If you are 50 or older, you have a 25% chance of breaking a bone due to osteoporosis. According to the Bone Health & Osteoporosis Foundation, approximately two million American men have osteoporosis, and about 12 million more are at risk.
Risk factors for developing osteoporosis include:
- Family history.
- Taking steroid medications.
- Physical inactivity
- Previous fragility fracture.
- Vitamin D deficiency.
- Low calcium intake.
- Alcohol consumption of > 2 drinks per day.
- Chronic diseases such as diabetes.
- Prostate cancer.
- Autoimmune disorders such as rheumatoid arthritis.
- Low testosterone.
- Low estrogen.
- Body weight < 70 kg.
- Age 70 or older.
Medication-related risk factors for male osteoporosis include:
- Oral glucocorticoids.
- Androgen-deprivation therapy.
- Chemotherapeutic agents.
- Proton-pump inhibitors.
Meaning “porous bone,” osteoporosis is a common disease that causes bones to become more porous and susceptible to fracture. Osteoporosis develops when bone mineral density (BMD) and bone mass decrease or when the quality or structure of bone changes. Loss in bone density or mass causes the bone to have an abnormal tissue structure.
Hypogonadism (testosterone deficiency) is a known risk factor for decreased BMD and increased risk of bone fractures in men. Hypogonadism involves clinical symptoms such as sexual dysfunction, depression, reduced muscle mass and strength, visceral obesity, and decreased BMD.
The relationship between hypogonadism and decreased BMD, particularly in young adult men with severe hypogonadism, has been well established. Several recent studies support the benefit of TRT on BMD in hypogonadal men with osteoporosis.
In a study of 211 participants, testosterone treatment for one year in men with low testosterone was associated with significantly greater volumetric bone mineral density and bone strength than in men not treated with testosterone.
Osteoporosis in men is a growing problem in the US and worldwide. Reasons for this growth include multiple factors, such as the aging of the population, more sedentary lifestyles, and decreased testosterone in men. Additionally, osteoporosis in men is commonly overlooked due to cultural factors that associate osteoporosis with post-menopausal women. As such, diagnosis and treatment in men are essential, as men experience higher mortality and morbidity following bone fractures.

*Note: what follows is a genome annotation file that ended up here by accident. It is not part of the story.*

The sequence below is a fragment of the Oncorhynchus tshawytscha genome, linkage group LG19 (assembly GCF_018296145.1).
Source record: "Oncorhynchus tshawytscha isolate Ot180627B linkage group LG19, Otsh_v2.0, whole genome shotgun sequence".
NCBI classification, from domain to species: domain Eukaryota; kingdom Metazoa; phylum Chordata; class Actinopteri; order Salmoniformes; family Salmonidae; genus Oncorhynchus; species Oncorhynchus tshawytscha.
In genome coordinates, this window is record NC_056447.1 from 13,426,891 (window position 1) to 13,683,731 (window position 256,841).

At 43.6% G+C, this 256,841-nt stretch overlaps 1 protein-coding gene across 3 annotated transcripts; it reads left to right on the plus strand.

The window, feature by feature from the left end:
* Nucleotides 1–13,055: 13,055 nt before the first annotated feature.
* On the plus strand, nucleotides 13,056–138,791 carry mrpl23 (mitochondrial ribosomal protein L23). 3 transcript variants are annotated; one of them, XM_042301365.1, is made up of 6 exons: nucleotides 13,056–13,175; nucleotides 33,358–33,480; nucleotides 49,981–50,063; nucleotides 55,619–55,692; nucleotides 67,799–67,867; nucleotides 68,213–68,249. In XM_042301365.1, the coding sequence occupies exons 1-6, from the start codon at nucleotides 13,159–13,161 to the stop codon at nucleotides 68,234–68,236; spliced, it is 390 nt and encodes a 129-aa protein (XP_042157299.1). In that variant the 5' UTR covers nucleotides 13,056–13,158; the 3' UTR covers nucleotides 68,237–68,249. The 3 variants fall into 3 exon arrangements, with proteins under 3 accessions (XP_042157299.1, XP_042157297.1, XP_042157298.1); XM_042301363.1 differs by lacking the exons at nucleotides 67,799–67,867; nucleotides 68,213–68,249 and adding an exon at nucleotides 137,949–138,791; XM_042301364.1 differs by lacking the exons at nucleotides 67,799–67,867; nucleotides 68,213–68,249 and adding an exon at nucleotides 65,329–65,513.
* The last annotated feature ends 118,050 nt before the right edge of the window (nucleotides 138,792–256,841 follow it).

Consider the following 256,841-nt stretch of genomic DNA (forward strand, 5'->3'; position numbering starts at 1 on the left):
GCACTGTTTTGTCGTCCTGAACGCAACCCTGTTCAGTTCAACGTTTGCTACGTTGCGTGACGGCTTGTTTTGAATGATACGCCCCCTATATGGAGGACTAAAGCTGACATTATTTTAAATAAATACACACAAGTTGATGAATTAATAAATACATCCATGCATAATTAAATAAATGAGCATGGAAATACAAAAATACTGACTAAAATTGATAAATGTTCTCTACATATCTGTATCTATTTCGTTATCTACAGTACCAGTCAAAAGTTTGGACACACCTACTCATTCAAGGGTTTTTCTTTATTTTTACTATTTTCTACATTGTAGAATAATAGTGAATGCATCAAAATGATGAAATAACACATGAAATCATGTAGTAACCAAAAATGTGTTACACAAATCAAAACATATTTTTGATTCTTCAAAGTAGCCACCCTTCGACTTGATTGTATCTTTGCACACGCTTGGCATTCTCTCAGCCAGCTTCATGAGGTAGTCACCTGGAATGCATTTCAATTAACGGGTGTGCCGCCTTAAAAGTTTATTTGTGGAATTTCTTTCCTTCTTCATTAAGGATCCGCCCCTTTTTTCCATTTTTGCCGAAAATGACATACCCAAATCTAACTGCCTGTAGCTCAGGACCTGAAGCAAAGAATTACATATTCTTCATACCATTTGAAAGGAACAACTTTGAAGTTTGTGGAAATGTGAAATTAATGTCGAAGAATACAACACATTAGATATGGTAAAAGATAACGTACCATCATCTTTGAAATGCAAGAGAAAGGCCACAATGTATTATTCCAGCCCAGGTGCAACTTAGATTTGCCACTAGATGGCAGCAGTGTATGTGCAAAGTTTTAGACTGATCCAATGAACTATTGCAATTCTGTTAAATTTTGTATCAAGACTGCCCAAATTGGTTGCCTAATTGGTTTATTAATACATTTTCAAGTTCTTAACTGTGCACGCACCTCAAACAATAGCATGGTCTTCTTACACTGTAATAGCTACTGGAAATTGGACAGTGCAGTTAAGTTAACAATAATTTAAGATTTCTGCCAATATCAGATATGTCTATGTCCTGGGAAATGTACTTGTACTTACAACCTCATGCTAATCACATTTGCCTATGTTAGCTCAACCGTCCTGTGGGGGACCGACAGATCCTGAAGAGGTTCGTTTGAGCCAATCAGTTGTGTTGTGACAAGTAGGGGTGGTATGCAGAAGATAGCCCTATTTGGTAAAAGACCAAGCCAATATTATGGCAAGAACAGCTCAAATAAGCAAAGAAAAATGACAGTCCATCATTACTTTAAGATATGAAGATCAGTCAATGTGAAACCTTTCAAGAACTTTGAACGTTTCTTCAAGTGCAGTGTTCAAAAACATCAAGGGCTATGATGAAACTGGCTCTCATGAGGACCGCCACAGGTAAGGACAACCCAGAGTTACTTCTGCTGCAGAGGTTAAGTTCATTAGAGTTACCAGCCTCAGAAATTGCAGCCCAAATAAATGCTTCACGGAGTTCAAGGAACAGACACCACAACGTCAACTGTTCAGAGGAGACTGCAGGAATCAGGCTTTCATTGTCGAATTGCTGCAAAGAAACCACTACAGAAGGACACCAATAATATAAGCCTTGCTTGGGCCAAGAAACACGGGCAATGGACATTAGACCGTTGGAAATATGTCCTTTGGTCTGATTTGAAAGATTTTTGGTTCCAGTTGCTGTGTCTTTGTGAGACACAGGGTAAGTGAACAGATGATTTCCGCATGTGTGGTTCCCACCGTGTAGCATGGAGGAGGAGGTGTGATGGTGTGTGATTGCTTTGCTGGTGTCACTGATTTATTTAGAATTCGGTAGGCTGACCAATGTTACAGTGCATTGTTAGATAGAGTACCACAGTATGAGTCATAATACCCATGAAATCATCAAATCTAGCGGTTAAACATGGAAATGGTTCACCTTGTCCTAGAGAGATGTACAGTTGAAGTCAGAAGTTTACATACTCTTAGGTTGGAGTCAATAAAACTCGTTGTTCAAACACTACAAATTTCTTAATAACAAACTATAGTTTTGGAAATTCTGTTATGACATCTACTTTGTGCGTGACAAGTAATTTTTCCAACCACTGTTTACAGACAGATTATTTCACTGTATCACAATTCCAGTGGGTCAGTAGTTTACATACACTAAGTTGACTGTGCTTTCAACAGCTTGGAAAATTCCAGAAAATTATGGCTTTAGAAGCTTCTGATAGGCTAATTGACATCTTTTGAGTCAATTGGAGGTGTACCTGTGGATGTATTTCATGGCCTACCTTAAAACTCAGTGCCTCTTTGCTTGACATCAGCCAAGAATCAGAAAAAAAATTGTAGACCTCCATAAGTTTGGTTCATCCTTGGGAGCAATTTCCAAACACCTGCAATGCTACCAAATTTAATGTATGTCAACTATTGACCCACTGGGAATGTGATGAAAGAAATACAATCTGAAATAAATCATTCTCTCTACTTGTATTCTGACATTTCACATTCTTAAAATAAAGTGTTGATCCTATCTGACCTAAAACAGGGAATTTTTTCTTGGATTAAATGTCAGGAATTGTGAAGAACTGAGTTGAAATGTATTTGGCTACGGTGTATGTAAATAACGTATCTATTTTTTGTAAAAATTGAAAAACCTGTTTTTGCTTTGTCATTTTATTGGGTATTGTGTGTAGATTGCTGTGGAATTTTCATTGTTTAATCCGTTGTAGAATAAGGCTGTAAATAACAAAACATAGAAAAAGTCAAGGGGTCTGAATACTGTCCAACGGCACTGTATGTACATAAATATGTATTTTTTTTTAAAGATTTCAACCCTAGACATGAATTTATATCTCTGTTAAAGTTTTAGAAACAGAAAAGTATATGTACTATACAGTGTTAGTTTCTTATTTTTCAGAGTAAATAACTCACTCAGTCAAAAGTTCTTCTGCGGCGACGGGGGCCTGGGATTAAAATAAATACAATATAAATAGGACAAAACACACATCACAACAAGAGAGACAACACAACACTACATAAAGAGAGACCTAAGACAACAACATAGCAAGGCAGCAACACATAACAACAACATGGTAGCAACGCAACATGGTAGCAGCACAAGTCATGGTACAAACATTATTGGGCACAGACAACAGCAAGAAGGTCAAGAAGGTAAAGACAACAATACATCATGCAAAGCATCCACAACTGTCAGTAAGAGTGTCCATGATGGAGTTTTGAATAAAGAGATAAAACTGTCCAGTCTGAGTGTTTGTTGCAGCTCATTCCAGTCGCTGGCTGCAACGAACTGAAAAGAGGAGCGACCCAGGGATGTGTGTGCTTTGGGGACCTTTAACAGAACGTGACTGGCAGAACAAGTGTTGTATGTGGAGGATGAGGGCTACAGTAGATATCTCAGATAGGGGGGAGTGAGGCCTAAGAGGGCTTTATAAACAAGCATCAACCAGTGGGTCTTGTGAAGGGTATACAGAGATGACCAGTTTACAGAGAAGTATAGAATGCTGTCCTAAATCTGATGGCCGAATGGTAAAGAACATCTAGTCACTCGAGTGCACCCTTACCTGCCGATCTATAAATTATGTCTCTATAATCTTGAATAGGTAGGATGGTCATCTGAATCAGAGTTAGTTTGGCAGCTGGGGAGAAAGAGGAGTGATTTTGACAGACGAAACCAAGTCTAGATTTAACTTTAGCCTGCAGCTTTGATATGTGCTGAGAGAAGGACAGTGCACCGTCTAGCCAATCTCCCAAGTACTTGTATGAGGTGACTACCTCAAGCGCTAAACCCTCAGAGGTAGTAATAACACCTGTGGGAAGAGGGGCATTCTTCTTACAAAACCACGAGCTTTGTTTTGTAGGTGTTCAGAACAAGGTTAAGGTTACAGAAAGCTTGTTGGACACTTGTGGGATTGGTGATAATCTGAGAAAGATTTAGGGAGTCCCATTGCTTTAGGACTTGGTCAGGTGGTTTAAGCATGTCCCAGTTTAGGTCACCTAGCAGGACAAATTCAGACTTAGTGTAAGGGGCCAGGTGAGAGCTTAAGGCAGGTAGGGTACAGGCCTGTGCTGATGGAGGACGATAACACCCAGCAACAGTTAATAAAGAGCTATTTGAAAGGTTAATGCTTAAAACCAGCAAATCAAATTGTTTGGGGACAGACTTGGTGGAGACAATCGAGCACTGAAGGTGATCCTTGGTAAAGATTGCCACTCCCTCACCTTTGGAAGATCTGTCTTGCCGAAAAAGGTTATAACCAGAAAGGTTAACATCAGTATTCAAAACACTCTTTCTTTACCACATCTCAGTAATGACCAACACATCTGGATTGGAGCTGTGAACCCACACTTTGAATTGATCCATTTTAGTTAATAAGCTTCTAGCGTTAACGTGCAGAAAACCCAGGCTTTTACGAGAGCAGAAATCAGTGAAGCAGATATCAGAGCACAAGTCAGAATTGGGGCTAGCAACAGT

Bone Mass Changes with Age
Bone is made of living tissue: older bone is broken down while new bone forms in its place in a process called remodeling. Virtually all adult bone is remodeled every ten years. During your 20s, bone mass peaks and begins to decrease with age.
Bone mass is lost when more bone is broken down than is formed, an imbalance that happens with aging or due to medications or disease.
Men with testosterone deficiency have an accelerated bone turnover rate and an increased fracture risk. Fractures due to osteoporosis most commonly occur in the hip, wrist, and spine. If osteoporosis affects the bones of the spine, it frequently results in a hunched-over appearance. Moreover, osteoporosis may result in loss of mobility, isolation, and depression.
Diagnosis of Osteoporosis
Central dual-energy x-ray absorptiometry (DXA or DEXA) is the most common test to measure bone mineral density and diagnose osteoporosis. DXA emits a small amount of radiation (x-ray) to measure the amount of calcium and other minerals in a specific area of bone. For men younger than 50, a diagnosis should not be made based solely on BMD.
While screening for hypogonadism in the general population is not recommended, men aged 50 and older diagnosed with hypogonadism should undergo BMD testing.
Screening for osteoporosis should include the following:
- All men aged 70 and older.
- Men aged 50 to 69 if risk factors are present.
- Assessment for adequate calcium and vitamin D intake.
- A scan of the spine and hip for men at risk for osteoporosis.
- Assessment of risk factors for falls.
- Laboratory evaluation, including serum calcium, phosphate, liver function, and total testosterone.
Causes of Osteoporosis in Men
There are many causes of osteoporosis in men, including:
- Chronic diseases such as diabetes or rheumatoid arthritis.
- Regular use of medications such as glucocorticoids.
- Parkinson’s disease and other neurological conditions.
- Lifestyle habits such as smoking or excess alcohol.
- Being age 70 or older.
- Low levels of the sex hormones testosterone and estrogen.
- Weak muscles.
Osteoporosis treatments include:
- Improved nutrition.
- Calcium and vitamin D supplementation.
- Adoption of healthy lifestyle habits.
- Anti-osteoporotic drugs such as bisphosphonates, denosumab, and teriparatide.
- Testosterone replacement therapy (TRT) in hypogonadal men.
While TRT is not currently recommended solely to enhance BMD, it should be considered a treatment option when there are additional symptoms of hypogonadism. In hypogonadal men, testosterone administration inhibits bone resorption, maintains bone mass, and may prevent osteoporosis.
The Endocrine Society Male Osteoporosis Guideline recommends osteoporosis-specific medications and testosterone replacement therapy for older men with symptomatic hypogonadism at risk for bone fracture.
- Men with low testosterone levels risk losing bone density more than men with normal testosterone levels.
- There is no way to cure osteoporosis and its symptoms, which can impact mobility, comfort level, mood, and overall quality of life.
- Prevention of decreased BMD and osteoporosis is critical and can help to slow or stop the loss of bone density and reduce the risk of bone fractures.
- Diet changes, exercise, and medications, including testosterone replacement therapy, may prevent osteoporosis and improve bone health.
- Testosterone replacement therapy should be considered a treatment option to improve low testosterone and BMD symptoms in symptomatic hypogonadal men with osteopenia.